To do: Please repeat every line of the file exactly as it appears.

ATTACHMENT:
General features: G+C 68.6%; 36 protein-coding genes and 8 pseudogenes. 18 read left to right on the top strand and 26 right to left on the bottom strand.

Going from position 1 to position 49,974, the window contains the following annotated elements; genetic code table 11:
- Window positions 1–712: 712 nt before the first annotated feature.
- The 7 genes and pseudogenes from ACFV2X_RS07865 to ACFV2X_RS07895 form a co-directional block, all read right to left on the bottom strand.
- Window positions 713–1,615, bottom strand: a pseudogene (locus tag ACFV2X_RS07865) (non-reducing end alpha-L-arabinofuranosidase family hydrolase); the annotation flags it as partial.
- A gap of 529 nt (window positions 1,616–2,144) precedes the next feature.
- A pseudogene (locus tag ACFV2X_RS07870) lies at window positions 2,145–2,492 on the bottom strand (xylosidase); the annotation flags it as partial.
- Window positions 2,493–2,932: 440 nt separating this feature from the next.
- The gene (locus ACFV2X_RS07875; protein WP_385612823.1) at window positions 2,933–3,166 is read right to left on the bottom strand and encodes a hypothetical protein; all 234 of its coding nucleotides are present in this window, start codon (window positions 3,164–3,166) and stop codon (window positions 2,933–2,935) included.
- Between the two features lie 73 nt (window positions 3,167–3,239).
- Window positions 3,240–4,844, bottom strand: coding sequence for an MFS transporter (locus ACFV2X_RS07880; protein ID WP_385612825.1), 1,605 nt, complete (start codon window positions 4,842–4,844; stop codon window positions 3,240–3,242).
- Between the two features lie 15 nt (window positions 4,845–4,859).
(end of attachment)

General features: G+C 68.6%; 36 protein-coding genes and 8 pseudogenes. 18 read left to right on the top strand and 26 right to left on the bottom strand.

Going from position 1 to position 49,974, the window contains the following annotated elements; genetic code table 11:
- Window positions 1–712: 712 nt before the first annotated feature.
- The 7 genes and pseudogenes from ACFV2X_RS07865 to ACFV2X_RS07895 form a co-directional block, all read right to left on the bottom strand.
- Window positions 713–1,615, bottom strand: a pseudogene (locus tag ACFV2X_RS07865) (non-reducing end alpha-L-arabinofuranosidase family hydrolase); the annotation flags it as partial.
- A gap of 529 nt (window positions 1,616–2,144) precedes the next feature.
- A pseudogene (locus tag ACFV2X_RS07870) lies at window positions 2,145–2,492 on the bottom strand (xylosidase); the annotation flags it as partial.
- Window positions 2,493–2,932: 440 nt separating this feature from the next.
- The gene (locus ACFV2X_RS07875; protein WP_385612823.1) at window positions 2,933–3,166 is read right to left on the bottom strand and encodes a hypothetical protein; all 234 of its coding nucleotides are present in this window, start codon (window positions 3,164–3,166) and stop codon (window positions 2,933–2,935) included.
- Between the two features lie 73 nt (window positions 3,167–3,239).
- Window positions 3,240–4,844, bottom strand: coding sequence for an MFS transporter (locus ACFV2X_RS07880; protein ID WP_385612825.1), 1,605 nt, complete (start codon window positions 4,842–4,844; stop codon window positions 3,240–3,242).
- Between the two features lie 15 nt (window positions 4,845–4,859).